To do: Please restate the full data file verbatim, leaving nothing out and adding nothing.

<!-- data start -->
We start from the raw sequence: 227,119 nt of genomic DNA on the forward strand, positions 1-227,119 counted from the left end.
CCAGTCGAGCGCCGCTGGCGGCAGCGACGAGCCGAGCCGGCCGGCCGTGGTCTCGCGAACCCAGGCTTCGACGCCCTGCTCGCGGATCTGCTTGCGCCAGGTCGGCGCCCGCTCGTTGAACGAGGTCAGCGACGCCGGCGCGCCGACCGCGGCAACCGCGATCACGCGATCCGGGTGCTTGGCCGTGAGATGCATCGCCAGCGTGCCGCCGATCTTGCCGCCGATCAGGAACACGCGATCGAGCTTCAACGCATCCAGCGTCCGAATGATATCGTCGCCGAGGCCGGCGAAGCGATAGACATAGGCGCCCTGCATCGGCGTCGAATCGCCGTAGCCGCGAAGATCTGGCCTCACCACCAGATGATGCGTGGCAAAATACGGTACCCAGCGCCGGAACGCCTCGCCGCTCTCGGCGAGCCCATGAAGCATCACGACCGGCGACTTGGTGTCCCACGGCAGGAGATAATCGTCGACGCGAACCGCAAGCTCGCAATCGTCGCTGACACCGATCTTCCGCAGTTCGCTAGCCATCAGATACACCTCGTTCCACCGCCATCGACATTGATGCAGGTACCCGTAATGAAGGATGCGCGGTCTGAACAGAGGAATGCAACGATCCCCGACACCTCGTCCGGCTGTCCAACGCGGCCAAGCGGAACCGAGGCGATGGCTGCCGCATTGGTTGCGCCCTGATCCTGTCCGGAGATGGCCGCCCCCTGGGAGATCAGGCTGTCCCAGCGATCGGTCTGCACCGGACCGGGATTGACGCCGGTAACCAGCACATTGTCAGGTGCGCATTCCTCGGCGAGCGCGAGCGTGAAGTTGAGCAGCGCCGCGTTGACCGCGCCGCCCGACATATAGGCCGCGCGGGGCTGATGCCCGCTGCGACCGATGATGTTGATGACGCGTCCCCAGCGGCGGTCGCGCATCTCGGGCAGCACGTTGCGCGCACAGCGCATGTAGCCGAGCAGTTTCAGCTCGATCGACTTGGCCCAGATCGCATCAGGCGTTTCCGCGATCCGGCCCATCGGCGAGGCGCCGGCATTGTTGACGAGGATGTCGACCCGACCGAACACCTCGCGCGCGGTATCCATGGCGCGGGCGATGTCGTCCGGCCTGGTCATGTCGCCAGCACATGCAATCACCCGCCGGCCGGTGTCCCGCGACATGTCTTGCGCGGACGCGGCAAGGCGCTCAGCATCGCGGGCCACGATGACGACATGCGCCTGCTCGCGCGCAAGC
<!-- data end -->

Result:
We start from the raw sequence: 227,119 nt of genomic DNA on the forward strand, positions 1-227,119 counted from the left end.
CCAGTCGAGCGCCGCTGGCGGCAGCGACGAGCCGAGCCGGCCGGCCGTGGTCTCGCGAACCCAGGCTTCGACGCCCTGCTCGCGGATCTGCTTGCGCCAGGTCGGCGCCCGCTCGTTGAACGAGGTCAGCGACGCCGGCGCGCCGACCGCGGCAACCGCGATCACGCGATCCGGGTGCTTGGCCGTGAGATGCATCGCCAGCGTGCCGCCGATCTTGCCGCCGATCAGGAACACGCGATCGAGCTTCAACGCATCCAGCGTCCGAATGATATCGTCGCCGAGGCCGGCGAAGCGATAGACATAGGCGCCCTGCATCGGCGTCGAATCGCCGTAGCCGCGAAGATCTGGCCTCACCACCAGATGATGCGTGGCAAAATACGGTACCCAGCGCCGGAACGCCTCGCCGCTCTCGGCGAGCCCATGAAGCATCACGACCGGCGACTTGGTGTCCCACGGCAGGAGATAATCGTCGACGCGAACCGCAAGCTCGCAATCGTCGCTGACACCGATCTTCCGCAGTTCGCTAGCCATCAGATACACCTCGTTCCACCGCCATCGACATTGATGCAGGTACCCGTAATGAAGGATGCGCGGTCTGAACAGAGGAATGCAACGATCCCCGACACCTCGTCCGGCTGTCCAACGCGGCCAAGCGGAACCGAGGCGATGGCTGCCGCATTGGTTGCGCCCTGATCCTGTCCGGAGATGGCCGCCCCCTGGGAGATCAGGCTGTCCCAGCGATCGGTCTGCACCGGACCGGGATTGACGCCGGTAACCAGCACATTGTCAGGTGCGCATTCCTCGGCGAGCGCGAGCGTGAAGTTGAGCAGCGCCGCGTTGACCGCGCCGCCCGACATATAGGCCGCGCGGGGCTGATGCCCGCTGCGACCGATGATGTTGATGACGCGTCCCCAGCGGCGGTCGCGCATCTCGGGCAGCACGTTGCGCGCACAGCGCATGTAGCCGAGCAGTTTCAGCTCGATCGACTTGGCCCAGATCGCATCAGGCGTTTCCGCGATCCGGCCCATCGGCGAGGCGCCGGCATTGTTGACGAGGATGTCGACCCGACCGAACACCTCGCGCGCGGTATCCATGGCGCGGGCGATGTCGTCCGGCCTGGTCATGTCGCCAGCACATGCAATCACCCGCCGGCCGGTGTCCCGCGACATGTCTTGCGCGGACGCGGCAAGGCGCTCAGCATCGCGGGCCACGATGACGACATGCGCCTGCTCGCGCGCAAGC